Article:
Postharvest management in Sub-Saharan Africa

Project completed

Ethiopian policies recognize that a significant portion of food produced using scarce resources such as land and water is lost due to inappropriate postharvest management practices, and also negatively affects household food security. To reduce these food losses the project implemented by the Government of Ethiopia with technical assistance of the Food and Agriculture Organization (FAO) will raise awareness, develop capacities of farmers and other actors, disseminate improved practices in selected regions and formulate a postharvest management policy.

Country/region Topic Period Budget
Agriculture & food security
Employment & economic development
Agricultural development
Agricultural policy
Agriculture value-chain development (til 2016)
SME development
01.09.2012 - 31.05.2018
CHF  3’334’000

In Ethiopia, food grains constitute the major source of food, accounting for up to 82 % of total calorie intake and food expenditure. At least 30% of this production is lost annually whereas about 15% of the population is food insecure. Poor postharvest management practices are the major reason for this level of losses. So far, limited effort has been made to reduce these losses but global and national awareness is rising: it is becoming clear that not only increased agricultural production is needed to improve food security, but also reduced postharvest losses. Some initial assessments even show that household food security can be substantially improved by reducing postharvest losses.


The overall goal of the project is to contribute to food security through the reduction of crop postharvest losses in Ethiopia.

Target groups

The direct beneficiaries of this project will be smallholder men and women farmers and primary cooperatives. A total of 7’500 households in four Ethiopian regions are expected to directly benefit from the project. Out of these, at least 30% will be female headed households. Traders, processers, Community-Based Organisations and the emergency food reserve administration will indirectly benefit from the project. In addition, unemployed youth, both male and female, will be trained and organized into artisan groups to be manufacturers of equipment related to postharvest management technologies. In the selection of technologies, practices and approaches, careful analysis will be done to ensure that interventions promote gender equity.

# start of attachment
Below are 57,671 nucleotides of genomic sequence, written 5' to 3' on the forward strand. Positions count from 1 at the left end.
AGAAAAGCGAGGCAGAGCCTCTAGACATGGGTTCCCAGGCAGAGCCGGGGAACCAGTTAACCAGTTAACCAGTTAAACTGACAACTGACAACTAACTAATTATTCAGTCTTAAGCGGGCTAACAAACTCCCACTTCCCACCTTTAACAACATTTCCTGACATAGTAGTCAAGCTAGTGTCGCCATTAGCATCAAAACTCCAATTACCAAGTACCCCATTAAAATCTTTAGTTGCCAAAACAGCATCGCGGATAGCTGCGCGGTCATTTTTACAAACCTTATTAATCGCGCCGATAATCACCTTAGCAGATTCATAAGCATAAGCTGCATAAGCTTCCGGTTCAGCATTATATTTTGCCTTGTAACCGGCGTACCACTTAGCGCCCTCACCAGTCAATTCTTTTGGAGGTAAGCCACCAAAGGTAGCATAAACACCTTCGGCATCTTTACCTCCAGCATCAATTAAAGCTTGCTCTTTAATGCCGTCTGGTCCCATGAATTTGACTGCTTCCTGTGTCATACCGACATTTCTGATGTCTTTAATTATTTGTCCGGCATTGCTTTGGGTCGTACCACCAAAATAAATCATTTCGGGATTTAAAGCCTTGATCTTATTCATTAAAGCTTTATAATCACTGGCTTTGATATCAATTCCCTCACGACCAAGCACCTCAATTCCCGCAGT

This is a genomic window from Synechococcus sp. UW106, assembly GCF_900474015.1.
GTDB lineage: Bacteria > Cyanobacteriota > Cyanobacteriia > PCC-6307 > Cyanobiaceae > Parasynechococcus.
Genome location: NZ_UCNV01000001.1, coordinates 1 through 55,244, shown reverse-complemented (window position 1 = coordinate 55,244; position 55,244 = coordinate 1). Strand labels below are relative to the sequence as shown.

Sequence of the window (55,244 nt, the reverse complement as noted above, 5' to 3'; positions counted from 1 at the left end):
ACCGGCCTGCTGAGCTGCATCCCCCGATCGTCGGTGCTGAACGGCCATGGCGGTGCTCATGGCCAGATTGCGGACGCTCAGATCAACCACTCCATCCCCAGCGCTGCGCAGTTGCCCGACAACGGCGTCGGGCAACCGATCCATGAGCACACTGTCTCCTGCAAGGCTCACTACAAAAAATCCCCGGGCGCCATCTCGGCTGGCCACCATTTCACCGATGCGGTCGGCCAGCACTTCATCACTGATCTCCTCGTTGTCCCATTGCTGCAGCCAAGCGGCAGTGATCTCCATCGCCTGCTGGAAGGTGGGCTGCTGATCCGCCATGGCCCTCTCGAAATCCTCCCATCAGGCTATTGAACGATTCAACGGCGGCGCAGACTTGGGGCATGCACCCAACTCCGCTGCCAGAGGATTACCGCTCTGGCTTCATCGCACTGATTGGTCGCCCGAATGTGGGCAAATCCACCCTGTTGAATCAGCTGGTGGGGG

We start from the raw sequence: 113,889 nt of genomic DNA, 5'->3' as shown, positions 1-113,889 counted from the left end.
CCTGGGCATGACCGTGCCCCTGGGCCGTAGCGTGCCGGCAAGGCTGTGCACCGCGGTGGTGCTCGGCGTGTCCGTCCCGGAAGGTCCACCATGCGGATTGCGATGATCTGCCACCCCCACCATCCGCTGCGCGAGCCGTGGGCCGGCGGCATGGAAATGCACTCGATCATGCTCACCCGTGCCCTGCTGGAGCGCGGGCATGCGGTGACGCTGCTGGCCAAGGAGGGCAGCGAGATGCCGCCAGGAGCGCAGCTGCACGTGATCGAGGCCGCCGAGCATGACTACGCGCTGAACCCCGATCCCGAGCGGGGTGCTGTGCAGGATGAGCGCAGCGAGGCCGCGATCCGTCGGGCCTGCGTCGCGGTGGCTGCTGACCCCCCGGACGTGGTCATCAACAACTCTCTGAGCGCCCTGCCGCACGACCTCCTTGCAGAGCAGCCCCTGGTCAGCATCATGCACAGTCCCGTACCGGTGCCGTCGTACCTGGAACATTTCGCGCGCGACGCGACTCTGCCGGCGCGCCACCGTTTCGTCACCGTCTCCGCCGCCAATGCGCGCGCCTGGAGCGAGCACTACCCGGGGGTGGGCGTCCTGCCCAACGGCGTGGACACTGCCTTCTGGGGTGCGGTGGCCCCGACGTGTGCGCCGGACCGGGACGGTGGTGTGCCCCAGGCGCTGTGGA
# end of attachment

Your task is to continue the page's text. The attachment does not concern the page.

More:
Medium-term outcomes
  1. Knowledge, attitude and practice of smallholder men and women farmers, development agents, youths and others on postharvest losses changed/improved;
  2. Human resource and institutional capacity on postharvest management strengthened;
  3. Good practice options for reducing post harvest losses are compiled, disseminated and scaled up and out to smallholder farmers of both genders;
  4. Postharvest management policy and strategy formulated.



Results from previous phases:  

According to the consultations and field assessment conducted during the opening phase, the root causes of the high postharvest losses in Ethiopia include:

  • limited awareness;
  • lack of appropriate and affordable technologies and practices;
  • knowledge, information and capacity gaps;
  • fragmented postharvest management interventions;
  • lack of policy guidance.
These insights were used to design strategic interventions for reducing postharvest losses in Ethiopia as well as the formulation of this project.

Directorate/federal office responsible SDC
Credit area Development cooperation
Project partners Contract partner
United Nations Organization (UNO)
  • Food and Agricultural Organisation

Budget Current phase Swiss budget CHF    3’334’000 Swiss disbursement to date CHF    3’315’596
Project phases Phase 2 01.07.2018 - 31.12.2022   (Current phase)

Phase 1 01.09.2012 - 31.05.2018   (Completed)